OBR Daily Commentary

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Genetic Differences Distinguish Stomach Cancers, Treatment Response

(Duke Medicine) Aug 1, 2011 - Stomach cancer is actually two distinct disease variations based on its genetic makeup, and each responds differently to chemotherapy, according to an international team of scientists led by researchers at Duke-NUS Graduate Medical School.

Richard Goldberg, MD (Posted: August 02, 2011)

quotesThe availability of a molecular signature that differentiates intestinal type from diffuse type gastric cancer using markers other than the visual impression of the reading surgical pathologist would be useful to the clinician. This is especially true if the signatures predict chemoresitance or chemosensitivity to specific agents. This study was done in human gastric cancer cell lines. It needs to be extended by performing the assay in patients and correlated with their response to drug treatment. If the cell line data accurately reflect the situation in patients and predicts drug sensitivity this could be a real step forward in managing patients with these virulent malignacies. The ideal study would be a randomization to standard therapy versus therapy determined by the tumor's individual molecular profile with a comparison of outcomes. quotes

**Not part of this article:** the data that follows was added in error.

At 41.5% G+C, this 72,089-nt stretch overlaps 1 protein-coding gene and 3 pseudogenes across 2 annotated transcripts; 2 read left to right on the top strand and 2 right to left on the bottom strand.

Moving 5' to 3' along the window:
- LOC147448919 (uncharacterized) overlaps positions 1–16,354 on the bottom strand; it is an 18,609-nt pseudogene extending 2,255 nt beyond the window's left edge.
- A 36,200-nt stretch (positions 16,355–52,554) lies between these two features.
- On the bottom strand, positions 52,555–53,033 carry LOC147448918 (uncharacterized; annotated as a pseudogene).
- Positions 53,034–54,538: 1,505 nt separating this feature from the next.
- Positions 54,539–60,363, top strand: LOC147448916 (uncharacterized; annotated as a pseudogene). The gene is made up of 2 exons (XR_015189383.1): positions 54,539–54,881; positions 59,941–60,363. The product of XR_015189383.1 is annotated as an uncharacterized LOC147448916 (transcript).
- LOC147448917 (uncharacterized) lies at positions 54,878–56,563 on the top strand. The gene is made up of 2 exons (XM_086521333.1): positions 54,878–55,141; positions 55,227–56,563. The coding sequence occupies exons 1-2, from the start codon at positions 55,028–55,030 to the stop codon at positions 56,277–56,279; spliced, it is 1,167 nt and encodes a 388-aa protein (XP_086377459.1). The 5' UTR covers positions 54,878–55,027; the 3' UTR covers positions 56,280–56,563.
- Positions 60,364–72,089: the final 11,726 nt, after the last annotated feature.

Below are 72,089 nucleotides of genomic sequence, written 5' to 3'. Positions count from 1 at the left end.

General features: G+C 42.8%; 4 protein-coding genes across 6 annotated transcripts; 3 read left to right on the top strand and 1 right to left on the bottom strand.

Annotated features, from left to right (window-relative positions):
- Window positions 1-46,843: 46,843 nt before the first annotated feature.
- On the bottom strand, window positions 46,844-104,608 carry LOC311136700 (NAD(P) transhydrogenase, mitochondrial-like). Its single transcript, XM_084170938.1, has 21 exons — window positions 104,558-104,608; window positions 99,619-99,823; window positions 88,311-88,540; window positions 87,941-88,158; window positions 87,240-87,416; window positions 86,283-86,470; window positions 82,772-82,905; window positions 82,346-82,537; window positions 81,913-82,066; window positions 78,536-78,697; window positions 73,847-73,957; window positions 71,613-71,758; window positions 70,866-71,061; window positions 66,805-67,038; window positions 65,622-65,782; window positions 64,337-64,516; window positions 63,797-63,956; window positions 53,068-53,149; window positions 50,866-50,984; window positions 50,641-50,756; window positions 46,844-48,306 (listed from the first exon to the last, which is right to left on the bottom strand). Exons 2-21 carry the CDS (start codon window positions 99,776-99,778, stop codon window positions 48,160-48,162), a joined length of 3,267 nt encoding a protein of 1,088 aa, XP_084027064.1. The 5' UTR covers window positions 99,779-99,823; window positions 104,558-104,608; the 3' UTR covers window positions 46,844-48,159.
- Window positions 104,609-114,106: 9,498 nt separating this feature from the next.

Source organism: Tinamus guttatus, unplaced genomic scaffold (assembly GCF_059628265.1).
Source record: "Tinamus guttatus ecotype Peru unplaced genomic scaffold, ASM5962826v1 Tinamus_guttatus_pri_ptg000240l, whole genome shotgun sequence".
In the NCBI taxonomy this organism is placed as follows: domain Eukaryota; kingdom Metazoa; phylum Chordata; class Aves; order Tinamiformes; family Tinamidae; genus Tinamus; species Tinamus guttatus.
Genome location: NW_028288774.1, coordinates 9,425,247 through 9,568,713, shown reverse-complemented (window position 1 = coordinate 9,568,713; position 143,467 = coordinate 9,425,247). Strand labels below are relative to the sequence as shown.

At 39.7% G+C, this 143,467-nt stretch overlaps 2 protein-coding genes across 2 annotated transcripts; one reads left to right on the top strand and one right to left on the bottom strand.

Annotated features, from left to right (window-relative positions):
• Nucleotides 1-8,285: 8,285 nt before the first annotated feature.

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New Drugs Trump Mammograms for Fewer Cancer Deaths, Study Says

(Bloomberg) July 28, 2011 - Better medicines and more efficient health-care systems, rather than a greater number of mammograms, may explain drops in breast-cancer deaths in Europe over the past two decades, researchers found.

Thomas Marsland, MD (Posted: August 01, 2011)

quotesThis study is certainly interesting. The conclusion however needs to be taken with a grain of salt. The implications for health care economics and potential recommendations should be interperted very carefully. The study was done in Europe where screening is different than in the US. One of the references sited in the reviews in BJM from 2005 talked about the differing survivals between US (89% in the US vs 79% in Europe at 5 years) and Europe in the 80's prior to any of these newer drugs where screening in the US was already well underway and almost non existent in Europe. Also screening in Europe in most of these national programs is offered only every two year which is not the US standard. Also even with coverage the screening rates only increased to 59% of the population in the Netherlands (vs 30% in the period prior to the institution of screening programs) which would seem low by US standards. No question the introduction of newer more effective agents has had a dramatic impact in improved breast cancer survival (and most of us believe biology trumps anatomy) but at this point it is hard to say that screening has not also made a significant contribution and it is very premature to say we need to be cutting back on screening programs.quotes

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No Clear Link Between Statins and Kidney Cancer